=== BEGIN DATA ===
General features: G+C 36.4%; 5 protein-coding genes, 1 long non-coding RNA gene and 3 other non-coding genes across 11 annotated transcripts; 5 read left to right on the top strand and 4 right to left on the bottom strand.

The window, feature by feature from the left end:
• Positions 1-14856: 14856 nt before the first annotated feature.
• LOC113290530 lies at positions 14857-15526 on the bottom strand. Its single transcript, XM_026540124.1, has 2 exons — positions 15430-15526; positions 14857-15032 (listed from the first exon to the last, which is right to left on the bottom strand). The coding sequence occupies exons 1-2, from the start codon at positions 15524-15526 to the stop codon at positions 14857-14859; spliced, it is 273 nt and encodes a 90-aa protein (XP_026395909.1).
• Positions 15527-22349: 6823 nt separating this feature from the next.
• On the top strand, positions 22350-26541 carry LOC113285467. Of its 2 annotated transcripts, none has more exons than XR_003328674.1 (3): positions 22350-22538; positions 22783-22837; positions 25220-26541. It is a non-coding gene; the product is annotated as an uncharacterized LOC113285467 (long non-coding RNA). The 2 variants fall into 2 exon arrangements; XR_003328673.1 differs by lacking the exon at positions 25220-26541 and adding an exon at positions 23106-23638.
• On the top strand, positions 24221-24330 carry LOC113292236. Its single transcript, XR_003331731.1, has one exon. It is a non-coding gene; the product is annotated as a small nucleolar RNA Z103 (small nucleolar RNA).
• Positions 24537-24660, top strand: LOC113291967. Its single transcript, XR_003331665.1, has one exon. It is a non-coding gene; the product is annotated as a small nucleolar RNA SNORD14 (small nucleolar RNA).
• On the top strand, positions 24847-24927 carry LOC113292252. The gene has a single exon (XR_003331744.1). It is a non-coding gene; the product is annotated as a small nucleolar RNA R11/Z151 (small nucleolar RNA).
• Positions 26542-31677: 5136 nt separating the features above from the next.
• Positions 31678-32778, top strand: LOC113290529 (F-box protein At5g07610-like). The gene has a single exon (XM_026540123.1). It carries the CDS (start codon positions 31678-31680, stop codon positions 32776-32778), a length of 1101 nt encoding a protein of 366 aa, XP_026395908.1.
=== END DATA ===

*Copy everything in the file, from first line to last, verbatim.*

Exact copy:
General features: G+C 36.4%; 5 protein-coding genes, 1 long non-coding RNA gene and 3 other non-coding genes across 11 annotated transcripts; 5 read left to right on the top strand and 4 right to left on the bottom strand.

The window, feature by feature from the left end:
• Positions 1-14856: 14856 nt before the first annotated feature.
• LOC113290530 lies at positions 14857-15526 on the bottom strand. Its single transcript, XM_026540124.1, has 2 exons — positions 15430-15526; positions 14857-15032 (listed from the first exon to the last, which is right to left on the bottom strand). The coding sequence occupies exons 1-2, from the start codon at positions 15524-15526 to the stop codon at positions 14857-14859; spliced, it is 273 nt and encodes a 90-aa protein (XP_026395909.1).
• Positions 15527-22349: 6823 nt separating this feature from the next.
• On the top strand, positions 22350-26541 carry LOC113285467. Of its 2 annotated transcripts, none has more exons than XR_003328674.1 (3): positions 22350-22538; positions 22783-22837; positions 25220-26541. It is a non-coding gene; the product is annotated as an uncharacterized LOC113285467 (long non-coding RNA). The 2 variants fall into 2 exon arrangements; XR_003328673.1 differs by lacking the exon at positions 25220-26541 and adding an exon at positions 23106-23638.
• On the top strand, positions 24221-24330 carry LOC113292236. Its single transcript, XR_003331731.1, has one exon. It is a non-coding gene; the product is annotated as a small nucleolar RNA Z103 (small nucleolar RNA).
• Positions 24537-24660, top strand: LOC113291967. Its single transcript, XR_003331665.1, has one exon. It is a non-coding gene; the product is annotated as a small nucleolar RNA SNORD14 (small nucleolar RNA).
• On the top strand, positions 24847-24927 carry LOC113292252. The gene has a single exon (XR_003331744.1). It is a non-coding gene; the product is annotated as a small nucleolar RNA R11/Z151 (small nucleolar RNA).
• Positions 26542-31677: 5136 nt separating the features above from the next.
• Positions 31678-32778, top strand: LOC113290529 (F-box protein At5g07610-like). The gene has a single exon (XM_026540123.1). It carries the CDS (start codon positions 31678-31680, stop codon positions 32776-32778), a length of 1101 nt encoding a protein of 366 aa, XP_026395908.1.